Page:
Thoughts From Theo: Choose Your Audience Well

I sometimes play guitar for Theo. Sometimes I play guitar with Theo. Sometimes we sing silly songs with made up words and goofy rhymes.

It doesn’t matter so much if we are singing about trucks or trash or boogers or puppies. He is often happy to make up words and even sing along when the mood strikes.

I enjoy this time, especially because I know that I’m not that great at playing the guitar or singing. (They are both skills I plateaued a long time ago.) I could stress about my lack of ability or my tendency to sing off key or work my way into a lyrical corner. Instead, I play to my audience. Theo doesn’t know much about skill or talent yet. He just knows that we are having fun, and that is good enough for him.

Not that he’s the perfect audience for every situation. He wouldn’t be helpful if I wanted some critical feedback or advice about when to switch to the bridge. But he is ideal for reminding me that I enjoy playing the guitar and wouldn’t mind getting better at it.

Sometimes, that’s the audience you need, the one that lights up no matter what you write, the one that reminds you why you were attracted to writing in the first place. Other times, you need a more critical eye, or you need advice about where to send a story or an inquiry letter.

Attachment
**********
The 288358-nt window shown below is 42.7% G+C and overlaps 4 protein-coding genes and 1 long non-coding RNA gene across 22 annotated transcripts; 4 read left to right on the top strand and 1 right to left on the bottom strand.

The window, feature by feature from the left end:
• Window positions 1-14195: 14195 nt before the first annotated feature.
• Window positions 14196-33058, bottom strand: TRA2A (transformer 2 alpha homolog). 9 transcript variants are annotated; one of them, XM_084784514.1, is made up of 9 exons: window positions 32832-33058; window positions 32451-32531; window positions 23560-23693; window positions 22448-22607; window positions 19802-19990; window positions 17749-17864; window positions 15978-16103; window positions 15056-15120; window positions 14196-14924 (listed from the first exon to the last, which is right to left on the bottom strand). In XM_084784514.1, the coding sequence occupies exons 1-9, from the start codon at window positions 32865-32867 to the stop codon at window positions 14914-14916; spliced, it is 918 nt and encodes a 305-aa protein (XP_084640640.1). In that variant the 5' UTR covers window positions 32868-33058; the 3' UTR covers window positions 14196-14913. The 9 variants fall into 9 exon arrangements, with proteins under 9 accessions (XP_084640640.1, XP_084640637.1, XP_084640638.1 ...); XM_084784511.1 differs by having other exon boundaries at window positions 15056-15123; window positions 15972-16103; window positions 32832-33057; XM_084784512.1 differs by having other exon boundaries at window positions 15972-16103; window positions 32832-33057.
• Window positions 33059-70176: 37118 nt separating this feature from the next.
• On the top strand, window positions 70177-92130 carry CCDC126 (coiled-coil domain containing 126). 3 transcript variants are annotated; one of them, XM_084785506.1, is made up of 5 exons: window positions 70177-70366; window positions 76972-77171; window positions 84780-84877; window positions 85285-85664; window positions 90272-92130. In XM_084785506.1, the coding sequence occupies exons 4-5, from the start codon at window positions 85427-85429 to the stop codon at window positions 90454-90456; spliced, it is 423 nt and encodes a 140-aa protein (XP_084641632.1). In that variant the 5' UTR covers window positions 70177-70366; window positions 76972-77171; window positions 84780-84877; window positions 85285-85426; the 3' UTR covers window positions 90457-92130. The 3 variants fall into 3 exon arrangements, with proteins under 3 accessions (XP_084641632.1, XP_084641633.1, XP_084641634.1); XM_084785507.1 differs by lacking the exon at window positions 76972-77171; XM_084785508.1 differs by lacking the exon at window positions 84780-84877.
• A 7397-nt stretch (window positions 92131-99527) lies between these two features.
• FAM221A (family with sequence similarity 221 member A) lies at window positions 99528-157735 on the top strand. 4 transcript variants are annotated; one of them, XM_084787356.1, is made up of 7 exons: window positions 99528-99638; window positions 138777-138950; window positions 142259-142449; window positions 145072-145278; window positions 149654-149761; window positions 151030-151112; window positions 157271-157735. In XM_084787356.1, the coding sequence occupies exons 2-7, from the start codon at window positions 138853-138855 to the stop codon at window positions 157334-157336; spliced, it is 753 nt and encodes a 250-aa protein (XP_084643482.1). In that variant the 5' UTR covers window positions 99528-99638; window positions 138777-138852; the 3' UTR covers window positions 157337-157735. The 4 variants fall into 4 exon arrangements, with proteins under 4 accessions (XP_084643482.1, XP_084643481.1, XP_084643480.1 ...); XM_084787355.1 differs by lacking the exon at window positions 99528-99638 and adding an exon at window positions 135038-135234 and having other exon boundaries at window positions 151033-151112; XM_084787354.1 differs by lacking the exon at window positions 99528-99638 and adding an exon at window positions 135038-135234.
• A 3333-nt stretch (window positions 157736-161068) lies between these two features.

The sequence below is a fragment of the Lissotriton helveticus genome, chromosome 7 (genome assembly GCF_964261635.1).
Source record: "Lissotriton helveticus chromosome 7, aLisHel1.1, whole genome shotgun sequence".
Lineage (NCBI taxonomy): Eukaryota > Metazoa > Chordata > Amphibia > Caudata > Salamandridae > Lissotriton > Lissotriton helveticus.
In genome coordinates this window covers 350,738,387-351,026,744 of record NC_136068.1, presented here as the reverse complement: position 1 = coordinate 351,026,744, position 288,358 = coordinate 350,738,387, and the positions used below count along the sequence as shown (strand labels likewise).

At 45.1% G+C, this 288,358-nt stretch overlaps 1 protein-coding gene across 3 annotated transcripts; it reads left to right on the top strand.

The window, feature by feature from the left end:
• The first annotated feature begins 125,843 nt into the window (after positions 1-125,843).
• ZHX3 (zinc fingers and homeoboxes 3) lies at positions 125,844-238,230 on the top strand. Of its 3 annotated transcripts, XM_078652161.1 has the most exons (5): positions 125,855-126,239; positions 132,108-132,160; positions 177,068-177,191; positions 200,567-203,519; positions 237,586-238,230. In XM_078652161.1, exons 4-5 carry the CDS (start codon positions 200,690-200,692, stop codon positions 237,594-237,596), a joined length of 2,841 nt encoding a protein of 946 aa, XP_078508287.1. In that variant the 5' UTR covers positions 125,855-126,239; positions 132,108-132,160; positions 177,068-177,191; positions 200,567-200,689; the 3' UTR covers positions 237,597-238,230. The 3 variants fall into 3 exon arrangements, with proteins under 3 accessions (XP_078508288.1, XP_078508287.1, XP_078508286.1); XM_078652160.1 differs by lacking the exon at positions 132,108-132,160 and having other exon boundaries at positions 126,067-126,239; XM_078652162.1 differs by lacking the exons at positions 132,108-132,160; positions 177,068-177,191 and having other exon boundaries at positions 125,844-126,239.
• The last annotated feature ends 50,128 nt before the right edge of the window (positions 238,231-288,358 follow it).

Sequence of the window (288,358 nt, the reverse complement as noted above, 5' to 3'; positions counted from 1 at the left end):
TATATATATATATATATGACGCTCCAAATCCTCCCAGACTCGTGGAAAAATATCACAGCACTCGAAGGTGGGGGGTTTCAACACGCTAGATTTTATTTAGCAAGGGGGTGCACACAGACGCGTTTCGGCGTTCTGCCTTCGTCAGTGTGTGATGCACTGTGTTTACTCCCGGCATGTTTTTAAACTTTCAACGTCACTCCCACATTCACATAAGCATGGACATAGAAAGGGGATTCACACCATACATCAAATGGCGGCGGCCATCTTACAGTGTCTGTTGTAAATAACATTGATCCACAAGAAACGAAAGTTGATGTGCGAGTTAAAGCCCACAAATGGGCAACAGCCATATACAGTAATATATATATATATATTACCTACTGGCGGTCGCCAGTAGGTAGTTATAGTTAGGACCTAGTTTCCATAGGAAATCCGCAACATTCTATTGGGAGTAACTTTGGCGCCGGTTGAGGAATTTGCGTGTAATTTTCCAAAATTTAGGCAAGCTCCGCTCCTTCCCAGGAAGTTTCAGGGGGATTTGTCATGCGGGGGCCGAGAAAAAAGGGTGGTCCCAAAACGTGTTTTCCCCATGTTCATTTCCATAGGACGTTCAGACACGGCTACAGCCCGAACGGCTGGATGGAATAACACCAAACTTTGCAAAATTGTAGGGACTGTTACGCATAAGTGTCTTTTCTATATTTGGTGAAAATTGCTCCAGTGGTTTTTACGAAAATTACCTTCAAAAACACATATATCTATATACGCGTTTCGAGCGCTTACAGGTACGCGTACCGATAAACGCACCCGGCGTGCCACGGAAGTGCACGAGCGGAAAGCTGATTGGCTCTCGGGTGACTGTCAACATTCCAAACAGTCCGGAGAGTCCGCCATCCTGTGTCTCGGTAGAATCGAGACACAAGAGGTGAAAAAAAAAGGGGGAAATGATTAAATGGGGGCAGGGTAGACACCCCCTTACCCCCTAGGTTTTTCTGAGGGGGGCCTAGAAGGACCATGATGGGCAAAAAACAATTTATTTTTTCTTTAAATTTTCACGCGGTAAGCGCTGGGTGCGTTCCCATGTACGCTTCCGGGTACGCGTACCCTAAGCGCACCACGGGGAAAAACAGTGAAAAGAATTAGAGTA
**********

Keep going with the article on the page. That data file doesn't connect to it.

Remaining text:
The key is to match your expectations to the audience, or vice versa.

Or, you might want to give your audience some guidance if possible. It can be painful to send a piece to a friend, expecting them to pat you on the back or praise your imagery only to get back a list of plot holes. It can be frustrating to have a workshop spend an hour discussing typos and dialogue tags when what you really want to know is whether or not your protagonist is likable.

You can’t always choose your audience, or direct how they will read your work, but you can keep it in mind. And you can temper your expectations when you know a little more about them. You might not want to submit your fantasy novel to a group who focuses on mystery stories, for example.

By paying attention to your audience, you can avoid frustration for you and for them.

Theo is still a toddler, though, so his positive feedback can turn negative in an instant. And his criticism usually sounds like, “I just wish you would stop playing the guitar. It hurts my ears.”

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